Some companies reduce pay for deadhead miles. Others determine trip mileage according to the “shortest route,” which might include roads on which big trucks cannot legally or safely run.

  10. Truck shows. Trucking companies recruit hard at truck shows. It’s an opportunity to meet several recruiters in one day and chat with other drivers.

Interview Tips
“Most of our interviews are over the phone,” says Greg Iverson, recruiting manager at Koch Trucking in Minneapolis. He looks for drivers who ask lots of detailed questions that show a professional’s trucking interest and knowledge. Whether the interview is via phone or in person, be on time, alert and ready. If possible, don’t interview when angry or upset.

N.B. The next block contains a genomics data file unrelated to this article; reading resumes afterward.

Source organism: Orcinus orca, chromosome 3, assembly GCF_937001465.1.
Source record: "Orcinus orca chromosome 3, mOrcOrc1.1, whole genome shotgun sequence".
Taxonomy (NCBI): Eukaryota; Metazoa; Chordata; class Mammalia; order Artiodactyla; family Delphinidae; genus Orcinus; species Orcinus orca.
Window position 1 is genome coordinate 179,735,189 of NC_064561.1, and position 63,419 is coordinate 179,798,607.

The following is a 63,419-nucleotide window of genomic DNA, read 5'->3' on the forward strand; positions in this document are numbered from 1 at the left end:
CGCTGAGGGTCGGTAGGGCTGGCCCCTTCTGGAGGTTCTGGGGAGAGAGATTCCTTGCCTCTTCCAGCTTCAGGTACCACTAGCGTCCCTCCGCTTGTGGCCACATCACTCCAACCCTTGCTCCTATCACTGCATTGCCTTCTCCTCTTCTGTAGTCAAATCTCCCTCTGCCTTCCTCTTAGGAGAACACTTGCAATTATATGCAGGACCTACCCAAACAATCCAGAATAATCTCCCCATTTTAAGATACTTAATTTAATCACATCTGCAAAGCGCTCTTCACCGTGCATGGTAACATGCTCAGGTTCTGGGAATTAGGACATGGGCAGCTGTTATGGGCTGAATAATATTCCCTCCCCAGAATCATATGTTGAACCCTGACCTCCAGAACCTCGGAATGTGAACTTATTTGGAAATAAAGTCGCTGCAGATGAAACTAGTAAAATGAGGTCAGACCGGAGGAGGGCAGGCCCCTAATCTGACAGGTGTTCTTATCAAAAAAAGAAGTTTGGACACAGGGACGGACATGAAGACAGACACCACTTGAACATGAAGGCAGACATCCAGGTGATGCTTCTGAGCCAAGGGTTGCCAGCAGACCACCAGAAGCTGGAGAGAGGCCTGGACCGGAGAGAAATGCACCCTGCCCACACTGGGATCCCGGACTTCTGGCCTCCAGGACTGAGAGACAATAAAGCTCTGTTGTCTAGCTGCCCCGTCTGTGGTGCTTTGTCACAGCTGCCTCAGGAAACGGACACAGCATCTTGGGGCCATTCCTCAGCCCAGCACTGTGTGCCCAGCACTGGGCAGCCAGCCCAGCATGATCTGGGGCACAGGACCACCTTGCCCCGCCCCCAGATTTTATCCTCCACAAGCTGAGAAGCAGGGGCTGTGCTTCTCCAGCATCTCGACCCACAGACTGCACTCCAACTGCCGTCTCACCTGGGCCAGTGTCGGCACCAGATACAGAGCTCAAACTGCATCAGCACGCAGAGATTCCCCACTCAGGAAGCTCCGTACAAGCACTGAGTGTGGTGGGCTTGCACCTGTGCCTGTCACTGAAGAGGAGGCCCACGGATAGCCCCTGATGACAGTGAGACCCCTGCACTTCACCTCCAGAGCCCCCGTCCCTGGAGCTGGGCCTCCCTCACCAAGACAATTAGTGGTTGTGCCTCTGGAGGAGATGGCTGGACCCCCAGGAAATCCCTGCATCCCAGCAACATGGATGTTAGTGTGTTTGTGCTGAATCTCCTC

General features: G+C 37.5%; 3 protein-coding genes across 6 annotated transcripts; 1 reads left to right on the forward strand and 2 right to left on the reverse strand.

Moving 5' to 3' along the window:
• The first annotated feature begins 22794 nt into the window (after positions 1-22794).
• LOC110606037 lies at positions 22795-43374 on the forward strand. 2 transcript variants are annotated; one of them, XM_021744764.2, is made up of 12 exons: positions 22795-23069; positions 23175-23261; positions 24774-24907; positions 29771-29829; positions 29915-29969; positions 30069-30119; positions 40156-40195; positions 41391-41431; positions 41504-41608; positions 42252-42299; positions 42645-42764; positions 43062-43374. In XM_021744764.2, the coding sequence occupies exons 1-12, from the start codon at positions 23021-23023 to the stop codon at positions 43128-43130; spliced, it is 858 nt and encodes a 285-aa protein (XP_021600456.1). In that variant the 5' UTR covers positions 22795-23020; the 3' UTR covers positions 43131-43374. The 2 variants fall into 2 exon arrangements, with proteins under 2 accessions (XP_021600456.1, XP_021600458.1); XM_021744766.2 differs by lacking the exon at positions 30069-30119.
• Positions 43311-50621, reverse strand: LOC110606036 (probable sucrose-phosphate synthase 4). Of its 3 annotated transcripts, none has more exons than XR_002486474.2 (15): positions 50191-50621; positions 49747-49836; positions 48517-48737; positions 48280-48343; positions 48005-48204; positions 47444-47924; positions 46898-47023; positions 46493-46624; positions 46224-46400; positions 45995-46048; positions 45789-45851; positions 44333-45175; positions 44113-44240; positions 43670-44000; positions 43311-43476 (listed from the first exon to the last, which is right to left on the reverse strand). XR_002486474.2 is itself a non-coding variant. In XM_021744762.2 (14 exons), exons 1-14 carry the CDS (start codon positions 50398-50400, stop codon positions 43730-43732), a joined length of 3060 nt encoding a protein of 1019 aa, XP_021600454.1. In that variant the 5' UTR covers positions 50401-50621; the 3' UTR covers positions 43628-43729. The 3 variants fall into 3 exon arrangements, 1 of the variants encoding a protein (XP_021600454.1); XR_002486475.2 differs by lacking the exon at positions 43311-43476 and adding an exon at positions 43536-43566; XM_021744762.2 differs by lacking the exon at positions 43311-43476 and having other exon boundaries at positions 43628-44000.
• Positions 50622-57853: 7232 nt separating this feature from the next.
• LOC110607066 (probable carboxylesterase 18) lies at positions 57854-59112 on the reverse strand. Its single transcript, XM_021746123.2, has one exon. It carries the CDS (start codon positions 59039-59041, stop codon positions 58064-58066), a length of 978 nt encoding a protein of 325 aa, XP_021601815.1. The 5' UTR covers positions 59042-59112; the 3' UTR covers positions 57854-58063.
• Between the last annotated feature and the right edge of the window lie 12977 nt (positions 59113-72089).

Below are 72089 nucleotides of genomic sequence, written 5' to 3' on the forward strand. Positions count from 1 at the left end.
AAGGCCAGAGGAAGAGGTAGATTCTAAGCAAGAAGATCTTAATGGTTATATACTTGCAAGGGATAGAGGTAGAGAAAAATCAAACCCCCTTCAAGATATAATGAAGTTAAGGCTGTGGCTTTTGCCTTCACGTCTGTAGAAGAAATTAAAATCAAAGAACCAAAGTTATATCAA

Write a list of benefits, pay and work you want. Listen! When speaking, don’t meander; keep answers focused on questions, but prepare and rehearse a comprehensive, 30-second response to “Tell me about yourself.” Set aside time; don’t be rushed or interrupted. Overly polite is much better than not polite enough. Questions lend the asker respect and subtle control of the interview.

Above all, be honest.

“Drivers need to be as straight as possible with us,” Iverson says. “Tell us what they’re looking for and what’s on their records. It’s probably not as bad as it seems, and we’re going to find out anyway.”

Ten additional in-person interview tips:

  1. Be clean and neat.
  2. Overdress.
  3. Turn off your cell phone.
  4. Make eye contact.
  5. Get – and remember – names.
  6. Sit up straight, hands in lap, feet on floor.
  7. No fidgeting, eating, drinking or smoking.
  8. Speak clearly; no slang, and avoid “uhs” or “y’knows.”
  9. Give short but complete answers.
  10. “I don’t know” beats smoke-screen verbiage.

Source: website